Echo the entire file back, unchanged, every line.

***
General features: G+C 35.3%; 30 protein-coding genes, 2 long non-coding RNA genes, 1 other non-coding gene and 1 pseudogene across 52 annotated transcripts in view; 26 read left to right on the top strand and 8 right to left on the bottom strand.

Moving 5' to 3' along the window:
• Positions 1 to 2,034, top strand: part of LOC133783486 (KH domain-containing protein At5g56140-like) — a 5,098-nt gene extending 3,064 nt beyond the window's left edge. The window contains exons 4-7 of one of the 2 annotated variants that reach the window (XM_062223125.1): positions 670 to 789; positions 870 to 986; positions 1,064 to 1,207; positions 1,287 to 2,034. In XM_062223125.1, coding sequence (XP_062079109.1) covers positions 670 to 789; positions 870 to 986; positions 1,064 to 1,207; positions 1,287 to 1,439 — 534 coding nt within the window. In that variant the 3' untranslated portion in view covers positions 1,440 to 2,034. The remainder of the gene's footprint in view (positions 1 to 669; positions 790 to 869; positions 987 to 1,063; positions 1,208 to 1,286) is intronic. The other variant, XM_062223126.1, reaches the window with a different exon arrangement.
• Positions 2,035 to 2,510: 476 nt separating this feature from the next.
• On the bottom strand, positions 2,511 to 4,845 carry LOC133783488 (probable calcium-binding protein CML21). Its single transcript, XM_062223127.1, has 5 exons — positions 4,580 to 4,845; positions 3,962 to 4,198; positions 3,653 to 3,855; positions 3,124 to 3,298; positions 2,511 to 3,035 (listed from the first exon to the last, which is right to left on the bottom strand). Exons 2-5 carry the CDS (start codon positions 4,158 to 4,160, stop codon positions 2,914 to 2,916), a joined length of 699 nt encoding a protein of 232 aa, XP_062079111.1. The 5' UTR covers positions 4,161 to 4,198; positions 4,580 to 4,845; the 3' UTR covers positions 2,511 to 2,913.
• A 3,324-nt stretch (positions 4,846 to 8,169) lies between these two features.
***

General features: G+C 35.3%; 30 protein-coding genes, 2 long non-coding RNA genes, 1 other non-coding gene and 1 pseudogene across 52 annotated transcripts in view; 26 read left to right on the top strand and 8 right to left on the bottom strand.

Moving 5' to 3' along the window:
• Positions 1 to 2,034, top strand: part of LOC133783486 (KH domain-containing protein At5g56140-like) — a 5,098-nt gene extending 3,064 nt beyond the window's left edge. The window contains exons 4-7 of one of the 2 annotated variants that reach the window (XM_062223125.1): positions 670 to 789; positions 870 to 986; positions 1,064 to 1,207; positions 1,287 to 2,034. In XM_062223125.1, coding sequence (XP_062079109.1) covers positions 670 to 789; positions 870 to 986; positions 1,064 to 1,207; positions 1,287 to 1,439 — 534 coding nt within the window. In that variant the 3' untranslated portion in view covers positions 1,440 to 2,034. The remainder of the gene's footprint in view (positions 1 to 669; positions 790 to 869; positions 987 to 1,063; positions 1,208 to 1,286) is intronic. The other variant, XM_062223126.1, reaches the window with a different exon arrangement.
• Positions 2,035 to 2,510: 476 nt separating this feature from the next.
• On the bottom strand, positions 2,511 to 4,845 carry LOC133783488 (probable calcium-binding protein CML21). Its single transcript, XM_062223127.1, has 5 exons — positions 4,580 to 4,845; positions 3,962 to 4,198; positions 3,653 to 3,855; positions 3,124 to 3,298; positions 2,511 to 3,035 (listed from the first exon to the last, which is right to left on the bottom strand). Exons 2-5 carry the CDS (start codon positions 4,158 to 4,160, stop codon positions 2,914 to 2,916), a joined length of 699 nt encoding a protein of 232 aa, XP_062079111.1. The 5' UTR covers positions 4,161 to 4,198; positions 4,580 to 4,845; the 3' UTR covers positions 2,511 to 2,913.
• A 3,324-nt stretch (positions 4,846 to 8,169) lies between these two features.